Breaking Stereotypes
Sassy Gregson-Williams launched Naturally Sassy while still a ballet student. Photo courtesy Sarah Hall Productions

Some dancers call them "fake" ballerinas. Some resent their lack of serious stage credentials to back up their success. Some feel their accounts are deceitful, since regular people who don't know the difference between a great dancer and a great dance model.

But most ballet influencers aren't out to trick anyone. They're simply finding a new way to keep ballet in their lives.

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Rant & Rave
Suhyeon Choi/Unsplash

A few weeks ago, a friend of mine attended a professional contemporary class one morning, and later that evening perused Facebook to find that the teacher had shared a video of her dancing a phrase from class. A successful and professional working dancer, she was horrified to see a video of herself online that she had never given permission to be used, or even been approached about.

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Career Advice
Getty Images

Whether you're using social media for promotional or personal purposes, it could be having a negative impact on your mental health—or your dancing.

Nadine Kaslow, resident psychologist at Atlanta Ballet, tells dancers to watch out for these red flags:

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Career Advice
Danielle Agami. Photo by Cheryl Mann

When Joffrey Ballet dancer Rory Hohenstein first created an Instagram account, the choice to make it private was merely incidental. This was before the platform became such a powerful tool for self-promotion in the dance world, and he was concerned about strangers having an inside look at his life and younger dancers seeing him use the occasional curse word.

Years later, he still hasn't gone public, and has come to value Instagram as a place where he can stay in touch with friends and family or relive favorite memories, not as a tool to advance his career.

Though social media has become a powerful way for dancers and choreographers to connect with audiences, land gigs and promote their work, not everyone is taking part.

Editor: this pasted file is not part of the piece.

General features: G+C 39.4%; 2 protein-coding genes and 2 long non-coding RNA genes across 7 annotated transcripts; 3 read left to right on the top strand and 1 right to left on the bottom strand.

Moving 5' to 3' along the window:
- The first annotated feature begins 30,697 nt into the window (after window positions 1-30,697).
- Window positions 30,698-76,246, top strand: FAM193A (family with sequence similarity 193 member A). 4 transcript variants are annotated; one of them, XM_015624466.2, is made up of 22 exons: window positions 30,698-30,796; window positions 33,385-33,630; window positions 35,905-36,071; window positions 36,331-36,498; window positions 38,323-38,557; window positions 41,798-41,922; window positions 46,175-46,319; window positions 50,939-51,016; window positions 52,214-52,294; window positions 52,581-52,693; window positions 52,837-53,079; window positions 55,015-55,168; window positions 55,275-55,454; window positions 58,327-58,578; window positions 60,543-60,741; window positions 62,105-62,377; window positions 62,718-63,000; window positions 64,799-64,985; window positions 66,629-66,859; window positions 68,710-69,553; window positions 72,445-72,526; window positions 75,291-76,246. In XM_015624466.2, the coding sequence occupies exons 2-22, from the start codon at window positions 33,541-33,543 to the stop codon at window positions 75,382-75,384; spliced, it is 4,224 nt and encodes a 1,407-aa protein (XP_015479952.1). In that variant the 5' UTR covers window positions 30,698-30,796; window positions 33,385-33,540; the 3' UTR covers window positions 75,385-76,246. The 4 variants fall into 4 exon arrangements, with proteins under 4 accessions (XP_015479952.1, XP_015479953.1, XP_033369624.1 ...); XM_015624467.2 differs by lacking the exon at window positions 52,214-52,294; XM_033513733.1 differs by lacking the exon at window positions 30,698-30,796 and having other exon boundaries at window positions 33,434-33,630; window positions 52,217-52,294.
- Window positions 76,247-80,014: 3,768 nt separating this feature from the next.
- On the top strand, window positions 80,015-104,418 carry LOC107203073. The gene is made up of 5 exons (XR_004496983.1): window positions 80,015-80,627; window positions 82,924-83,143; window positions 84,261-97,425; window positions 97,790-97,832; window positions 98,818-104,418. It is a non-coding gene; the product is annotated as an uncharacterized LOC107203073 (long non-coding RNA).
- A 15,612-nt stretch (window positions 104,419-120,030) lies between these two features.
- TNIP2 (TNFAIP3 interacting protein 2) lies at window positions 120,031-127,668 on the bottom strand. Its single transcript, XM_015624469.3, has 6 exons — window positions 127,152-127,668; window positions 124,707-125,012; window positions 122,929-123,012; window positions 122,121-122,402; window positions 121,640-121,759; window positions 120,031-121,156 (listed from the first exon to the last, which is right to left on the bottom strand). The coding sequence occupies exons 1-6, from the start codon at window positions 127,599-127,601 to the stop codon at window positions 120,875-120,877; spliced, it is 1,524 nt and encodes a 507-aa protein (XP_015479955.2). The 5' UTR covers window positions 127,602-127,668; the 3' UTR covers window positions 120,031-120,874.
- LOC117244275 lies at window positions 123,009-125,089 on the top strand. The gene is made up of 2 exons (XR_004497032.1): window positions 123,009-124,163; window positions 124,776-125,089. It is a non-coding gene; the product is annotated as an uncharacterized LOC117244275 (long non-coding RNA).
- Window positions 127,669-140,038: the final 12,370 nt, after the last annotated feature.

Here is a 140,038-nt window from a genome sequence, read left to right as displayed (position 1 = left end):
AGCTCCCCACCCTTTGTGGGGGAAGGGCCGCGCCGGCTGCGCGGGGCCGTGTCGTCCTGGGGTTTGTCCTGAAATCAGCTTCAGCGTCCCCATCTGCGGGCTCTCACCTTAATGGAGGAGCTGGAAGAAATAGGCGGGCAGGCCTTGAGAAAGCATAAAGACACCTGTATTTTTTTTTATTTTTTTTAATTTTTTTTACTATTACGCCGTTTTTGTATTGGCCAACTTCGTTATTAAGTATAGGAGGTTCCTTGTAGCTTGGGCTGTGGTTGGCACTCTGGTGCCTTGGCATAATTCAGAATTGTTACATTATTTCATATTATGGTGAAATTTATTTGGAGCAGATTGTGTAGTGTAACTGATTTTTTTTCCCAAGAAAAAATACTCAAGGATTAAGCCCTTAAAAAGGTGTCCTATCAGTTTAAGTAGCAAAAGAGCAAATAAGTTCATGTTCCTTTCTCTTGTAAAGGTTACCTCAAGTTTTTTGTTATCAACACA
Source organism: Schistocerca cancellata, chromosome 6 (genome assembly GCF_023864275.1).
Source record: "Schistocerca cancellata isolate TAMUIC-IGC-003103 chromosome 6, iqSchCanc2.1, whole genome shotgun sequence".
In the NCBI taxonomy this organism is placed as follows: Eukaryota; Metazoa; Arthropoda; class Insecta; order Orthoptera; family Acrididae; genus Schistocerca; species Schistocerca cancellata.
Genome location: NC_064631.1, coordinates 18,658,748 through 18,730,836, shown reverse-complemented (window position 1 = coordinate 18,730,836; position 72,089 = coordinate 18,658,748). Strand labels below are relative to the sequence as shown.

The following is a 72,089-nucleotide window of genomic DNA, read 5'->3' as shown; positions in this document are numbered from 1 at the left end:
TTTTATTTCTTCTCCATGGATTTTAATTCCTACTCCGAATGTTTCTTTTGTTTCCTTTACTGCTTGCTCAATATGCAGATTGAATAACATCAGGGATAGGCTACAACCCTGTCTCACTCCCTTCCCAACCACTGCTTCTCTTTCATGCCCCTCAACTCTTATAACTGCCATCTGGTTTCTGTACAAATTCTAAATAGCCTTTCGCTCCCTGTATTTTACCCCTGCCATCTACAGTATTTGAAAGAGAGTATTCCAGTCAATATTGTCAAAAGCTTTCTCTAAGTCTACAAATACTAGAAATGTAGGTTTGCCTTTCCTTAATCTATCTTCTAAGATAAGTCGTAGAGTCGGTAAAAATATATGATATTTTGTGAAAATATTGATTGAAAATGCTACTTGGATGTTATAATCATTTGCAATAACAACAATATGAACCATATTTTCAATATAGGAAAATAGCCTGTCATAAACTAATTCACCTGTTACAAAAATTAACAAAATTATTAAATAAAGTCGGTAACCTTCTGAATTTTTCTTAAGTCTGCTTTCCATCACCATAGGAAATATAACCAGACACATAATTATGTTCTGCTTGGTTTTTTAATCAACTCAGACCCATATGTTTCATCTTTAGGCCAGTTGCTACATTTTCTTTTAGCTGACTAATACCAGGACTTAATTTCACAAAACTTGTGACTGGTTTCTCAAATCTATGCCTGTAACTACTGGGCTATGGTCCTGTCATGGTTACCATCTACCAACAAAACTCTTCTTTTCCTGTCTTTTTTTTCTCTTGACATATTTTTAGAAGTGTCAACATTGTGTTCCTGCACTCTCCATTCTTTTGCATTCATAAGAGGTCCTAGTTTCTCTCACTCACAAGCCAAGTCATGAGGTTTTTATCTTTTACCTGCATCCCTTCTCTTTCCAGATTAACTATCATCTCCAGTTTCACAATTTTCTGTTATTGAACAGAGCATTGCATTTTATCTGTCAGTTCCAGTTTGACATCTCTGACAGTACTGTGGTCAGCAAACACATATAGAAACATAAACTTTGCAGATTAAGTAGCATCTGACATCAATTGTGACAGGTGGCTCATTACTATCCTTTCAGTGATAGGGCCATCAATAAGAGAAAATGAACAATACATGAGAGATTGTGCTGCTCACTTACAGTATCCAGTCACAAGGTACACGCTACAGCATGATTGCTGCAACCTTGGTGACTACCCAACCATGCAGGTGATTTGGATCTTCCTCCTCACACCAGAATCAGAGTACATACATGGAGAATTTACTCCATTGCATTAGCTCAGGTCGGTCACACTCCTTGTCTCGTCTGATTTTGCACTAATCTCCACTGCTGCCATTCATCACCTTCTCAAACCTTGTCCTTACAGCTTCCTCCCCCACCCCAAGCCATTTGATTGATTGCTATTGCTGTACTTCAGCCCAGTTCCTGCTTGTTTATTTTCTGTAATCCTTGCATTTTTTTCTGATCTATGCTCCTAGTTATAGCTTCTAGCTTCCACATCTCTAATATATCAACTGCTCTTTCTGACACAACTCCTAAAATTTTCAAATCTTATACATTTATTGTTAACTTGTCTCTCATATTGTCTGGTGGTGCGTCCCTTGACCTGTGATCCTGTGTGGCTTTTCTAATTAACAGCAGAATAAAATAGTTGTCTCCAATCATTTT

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Career Advice
Alex Wong. Photo by Dan Freeman, courtesy Wong

When Instagram launched in 2010, few would have predicted it would become the identity-defining, I-can-make-a-living-off-this-thing behemoth that it is today. For dancers in particular, Instagram comes with a host of possibilities. Three dancers share how they translate double taps into career advancements—while thousands of people follow along.

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Career Advice
LA Dance Project. Photo by Jonathan Potter, courtesy LADP

We've all been there: You see the craziest/most beautiful/oddest/wildest clip of a dance on Facebook and you simply have to see more.

But do you actually get yourself to the theater and sit through a 90-minute performance? The consensus, at this point, typically seems to be: No.

There is no clear correlation between a company's social media campaigns and how many seats they fill in the theater. That doesn't mean social media isn't, of course, vital. It simply means that "social media campaigns operating without other marketing campaigns don't cut it," says Rob Bailis, associate director of Cal Performances at UC Berkeley. "But campaigns without social media are far worse off."

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Advice for Dancers
Many dancers have successful careers without being active on social media. Getty Images.

It goes against my core values to promote myself on Instagram, since the quality of my dancing matters more to me than tricks. Yet some of my favorite companies hire dancers with large followings on their IG accounts. Should I bother to audition at these places? I have strong technique, but I'm not Gumby.

—Instagram Resistant, Boston, MA

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In The Studio
Photo of dancer Amanda Krische

Choreographer Loni Landon is no stranger to the enticing power of social media. Instagram, for example, makes it very easy for Landon to connect with other artists. "I feel torn about it," says Landon. "On one hand, I think it can be used in a really positive way. I have received so many jobs through connecting with people on social media. But I do think sometimes people are on it for the wrong reasons and it becomes a popularity contest."

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Career Advice
A successful career takes more than great technique. Photo by Thinkstock

Since its founding in 1999, more than 80,000 ballet dancers have participated in Youth America Grand Prix events. While more than 450 alumni are currently dancing in companies across the world, the vast majority—tens of thousands—never turn that professional corner. And these are just the statistics from one competition.

"You may have the best teacher in the world and the best work ethic and be so committed, and still not make it," says YAGP founder Larissa Saveliev. "I have seen so many extremely talented dancers end up not having enough moti­vation and mental strength, not having the right body type, not getting into the right company at the right time or getting injured at the wrong moment. You need so many factors, and some of these are out of your hands."

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Career Advice

Anyone can see that online influence can change how the average Joe or Jill is perceived. In dance, social media has helped boost familiar faces like Misty Copeland and Eric Underwood, who have both gotten athletic ad campaigns, book deals and endorsements.

Having a clear Instagram presence can help dancers create additional job opportunities within the entertainment industry. Check out these tips from four dancers who've used the platform to land new gigs.

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